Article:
Scientists Discover $540 Billion Worth Of 'White Gold' Sitting Beneath Giant Lake

Scientists discover $540 billion worth of 'white gold' sitting beneath giant lake. The amount is enough to power more than 382 million batteries

Salton Sea

Salton Sea is the biggest lake in California and is in the southern part of the state. It is on a lithium reservoir.

Scientists knew the chemical element was there, but they didn't know how much was under the lake. The real amount is really amazing.

Last year, it was found that there may be 18 million tons of lithium, which is also called "white gold" because of how valuable it is and how it looks. This is a huge amount more than the four million tons that were thought to be out there.

To give you an idea, this would power more than 382 million electric car batteries.

The real number was found in a study of the Salton Sea that was paid for by the Department of Energy (DOE) and tried to find out how much lithium is below the large body of water.

The Salton Sea has been called the "Saudi Arabia of lithium mining" by California Governor Gavin Newsom, and it's now clear why. With the new find, the pond in California is now the biggest in the world.

Twelve tons of lithium were worth about $29,000 a year ago.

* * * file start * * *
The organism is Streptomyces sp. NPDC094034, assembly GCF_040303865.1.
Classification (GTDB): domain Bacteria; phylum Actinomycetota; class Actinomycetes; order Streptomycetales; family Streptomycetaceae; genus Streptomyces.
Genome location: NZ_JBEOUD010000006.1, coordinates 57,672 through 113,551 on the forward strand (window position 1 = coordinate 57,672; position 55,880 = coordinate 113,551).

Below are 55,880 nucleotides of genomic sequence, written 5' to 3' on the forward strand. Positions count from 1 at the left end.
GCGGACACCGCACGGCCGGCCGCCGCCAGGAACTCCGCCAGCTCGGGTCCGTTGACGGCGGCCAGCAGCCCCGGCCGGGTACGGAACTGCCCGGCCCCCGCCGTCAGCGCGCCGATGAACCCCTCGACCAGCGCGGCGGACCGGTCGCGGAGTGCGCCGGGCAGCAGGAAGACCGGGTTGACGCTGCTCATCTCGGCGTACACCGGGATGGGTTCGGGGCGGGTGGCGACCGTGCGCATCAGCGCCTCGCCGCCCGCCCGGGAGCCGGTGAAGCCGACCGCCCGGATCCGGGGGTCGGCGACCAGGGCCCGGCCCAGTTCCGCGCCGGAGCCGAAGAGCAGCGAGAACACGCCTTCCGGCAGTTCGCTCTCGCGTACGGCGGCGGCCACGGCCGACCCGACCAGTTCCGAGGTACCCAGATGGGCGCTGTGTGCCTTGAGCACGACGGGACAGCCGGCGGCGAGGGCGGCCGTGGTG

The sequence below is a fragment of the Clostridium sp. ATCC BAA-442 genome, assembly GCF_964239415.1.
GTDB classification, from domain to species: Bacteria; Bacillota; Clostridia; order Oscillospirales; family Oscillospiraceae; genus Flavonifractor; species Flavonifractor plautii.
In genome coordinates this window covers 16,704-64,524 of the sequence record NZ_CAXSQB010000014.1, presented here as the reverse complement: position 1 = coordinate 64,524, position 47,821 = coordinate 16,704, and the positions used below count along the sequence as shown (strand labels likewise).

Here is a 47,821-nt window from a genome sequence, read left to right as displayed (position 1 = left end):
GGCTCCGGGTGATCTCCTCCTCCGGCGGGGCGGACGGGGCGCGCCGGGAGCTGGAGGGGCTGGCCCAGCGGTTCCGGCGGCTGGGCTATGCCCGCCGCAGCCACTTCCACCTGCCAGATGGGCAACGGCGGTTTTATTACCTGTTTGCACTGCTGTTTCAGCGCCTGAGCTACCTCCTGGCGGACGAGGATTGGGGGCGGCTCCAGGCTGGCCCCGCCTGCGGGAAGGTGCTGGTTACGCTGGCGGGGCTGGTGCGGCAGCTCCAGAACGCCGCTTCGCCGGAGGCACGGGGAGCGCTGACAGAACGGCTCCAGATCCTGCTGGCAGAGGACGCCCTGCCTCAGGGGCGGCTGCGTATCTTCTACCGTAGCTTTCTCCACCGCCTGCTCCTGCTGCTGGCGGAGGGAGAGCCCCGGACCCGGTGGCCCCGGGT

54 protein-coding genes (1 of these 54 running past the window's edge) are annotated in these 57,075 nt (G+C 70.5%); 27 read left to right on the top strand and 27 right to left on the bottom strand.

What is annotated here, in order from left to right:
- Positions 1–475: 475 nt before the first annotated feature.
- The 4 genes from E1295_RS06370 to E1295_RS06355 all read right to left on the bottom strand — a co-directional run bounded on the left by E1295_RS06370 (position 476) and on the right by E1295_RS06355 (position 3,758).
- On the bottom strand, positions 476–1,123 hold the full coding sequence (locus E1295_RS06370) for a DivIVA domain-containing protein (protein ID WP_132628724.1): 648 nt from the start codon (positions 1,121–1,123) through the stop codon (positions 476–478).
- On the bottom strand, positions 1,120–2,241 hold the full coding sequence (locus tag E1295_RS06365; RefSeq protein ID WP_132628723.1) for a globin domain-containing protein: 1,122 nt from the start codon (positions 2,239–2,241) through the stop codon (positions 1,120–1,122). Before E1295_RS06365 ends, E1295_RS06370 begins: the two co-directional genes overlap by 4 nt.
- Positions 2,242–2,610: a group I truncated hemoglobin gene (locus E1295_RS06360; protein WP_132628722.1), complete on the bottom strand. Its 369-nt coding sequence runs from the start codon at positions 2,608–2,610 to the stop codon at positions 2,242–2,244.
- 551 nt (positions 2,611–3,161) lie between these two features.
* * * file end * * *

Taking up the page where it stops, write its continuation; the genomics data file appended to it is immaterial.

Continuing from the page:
With that number in mind, Salton Sea could be on top of $540 billion worth of goods.

Michael McKibben, a geochemistry professor at the University of California, Riverside, and one of the 22 people who wrote the study said, "This is one of the largest lithium brine deposits in the world.

"This could make the United States completely self-sufficient in lithium and stop importing it through China."

Others in the field have called the discovery "huge."

On the KJZZ radio show The Show, climate writer Sammy Roth said, "It's been known for a long time that there's a whole bunch of lithium in this super heated underground pool, sort of deep beneath the the southern end of the Salton Sea."

Roth went on to say, "There have been companies for decades, actually that have been trying to get lithium out of there, and especially in the last decade as electric vehicles and energy storage on the the power grid become such a big need.

"But this this new report out of the federal government it's really a sort of eye popping number. They found that there's potentially enough lithium down there to supply batteries for 382 million electric vehicles, which is more, more vehicles than there are on the road in the United States today.

"So, if we could get all that lithium, that'd be huge."